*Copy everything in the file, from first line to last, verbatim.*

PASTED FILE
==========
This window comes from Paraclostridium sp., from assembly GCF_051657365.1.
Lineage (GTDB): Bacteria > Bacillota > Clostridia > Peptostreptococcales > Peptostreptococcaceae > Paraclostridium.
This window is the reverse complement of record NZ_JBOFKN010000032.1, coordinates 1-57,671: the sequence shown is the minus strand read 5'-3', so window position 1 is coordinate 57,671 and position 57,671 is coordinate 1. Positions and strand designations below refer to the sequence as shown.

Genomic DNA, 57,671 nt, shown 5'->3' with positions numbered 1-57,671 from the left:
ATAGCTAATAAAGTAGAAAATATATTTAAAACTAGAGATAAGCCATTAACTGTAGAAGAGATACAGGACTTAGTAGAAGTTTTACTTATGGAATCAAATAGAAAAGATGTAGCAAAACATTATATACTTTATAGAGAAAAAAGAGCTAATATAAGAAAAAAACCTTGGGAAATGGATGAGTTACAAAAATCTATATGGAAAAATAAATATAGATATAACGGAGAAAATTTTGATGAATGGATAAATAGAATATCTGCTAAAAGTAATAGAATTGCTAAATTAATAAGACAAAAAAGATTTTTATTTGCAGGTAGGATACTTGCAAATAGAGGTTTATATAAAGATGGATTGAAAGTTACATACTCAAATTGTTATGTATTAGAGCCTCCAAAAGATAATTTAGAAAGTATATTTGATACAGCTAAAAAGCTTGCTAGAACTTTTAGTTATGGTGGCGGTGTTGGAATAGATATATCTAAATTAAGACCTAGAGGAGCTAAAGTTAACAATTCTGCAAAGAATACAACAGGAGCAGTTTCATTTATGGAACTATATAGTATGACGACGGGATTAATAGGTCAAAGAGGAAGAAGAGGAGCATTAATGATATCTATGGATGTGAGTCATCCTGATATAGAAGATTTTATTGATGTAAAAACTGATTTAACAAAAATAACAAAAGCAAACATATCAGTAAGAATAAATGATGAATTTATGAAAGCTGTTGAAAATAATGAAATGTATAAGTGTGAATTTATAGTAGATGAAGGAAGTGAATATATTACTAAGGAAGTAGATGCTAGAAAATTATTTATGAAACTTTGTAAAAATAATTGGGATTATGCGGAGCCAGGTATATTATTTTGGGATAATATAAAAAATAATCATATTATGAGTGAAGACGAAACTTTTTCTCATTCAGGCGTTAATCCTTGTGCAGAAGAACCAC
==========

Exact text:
This window comes from Paraclostridium sp., from assembly GCF_051657365.1.
Lineage (GTDB): Bacteria > Bacillota > Clostridia > Peptostreptococcales > Peptostreptococcaceae > Paraclostridium.
This window is the reverse complement of record NZ_JBOFKN010000032.1, coordinates 1-57,671: the sequence shown is the minus strand read 5'-3', so window position 1 is coordinate 57,671 and position 57,671 is coordinate 1. Positions and strand designations below refer to the sequence as shown.

Genomic DNA, 57,671 nt, shown 5'->3' with positions numbered 1-57,671 from the left:
ATAGCTAATAAAGTAGAAAATATATTTAAAACTAGAGATAAGCCATTAACTGTAGAAGAGATACAGGACTTAGTAGAAGTTTTACTTATGGAATCAAATAGAAAAGATGTAGCAAAACATTATATACTTTATAGAGAAAAAAGAGCTAATATAAGAAAAAAACCTTGGGAAATGGATGAGTTACAAAAATCTATATGGAAAAATAAATATAGATATAACGGAGAAAATTTTGATGAATGGATAAATAGAATATCTGCTAAAAGTAATAGAATTGCTAAATTAATAAGACAAAAAAGATTTTTATTTGCAGGTAGGATACTTGCAAATAGAGGTTTATATAAAGATGGATTGAAAGTTACATACTCAAATTGTTATGTATTAGAGCCTCCAAAAGATAATTTAGAAAGTATATTTGATACAGCTAAAAAGCTTGCTAGAACTTTTAGTTATGGTGGCGGTGTTGGAATAGATATATCTAAATTAAGACCTAGAGGAGCTAAAGTTAACAATTCTGCAAAGAATACAACAGGAGCAGTTTCATTTATGGAACTATATAGTATGACGACGGGATTAATAGGTCAAAGAGGAAGAAGAGGAGCATTAATGATATCTATGGATGTGAGTCATCCTGATATAGAAGATTTTATTGATGTAAAAACTGATTTAACAAAAATAACAAAAGCAAACATATCAGTAAGAATAAATGATGAATTTATGAAAGCTGTTGAAAATAATGAAATGTATAAGTGTGAATTTATAGTAGATGAAGGAAGTGAATATATTACTAAGGAAGTAGATGCTAGAAAATTATTTATGAAACTTTGTAAAAATAATTGGGATTATGCGGAGCCAGGTATATTATTTTGGGATAATATAAAAAATAATCATATTATGAGTGAAGACGAAACTTTTTCTCATTCAGGCGTTAATCCTTGTGCAGAAGAACCAC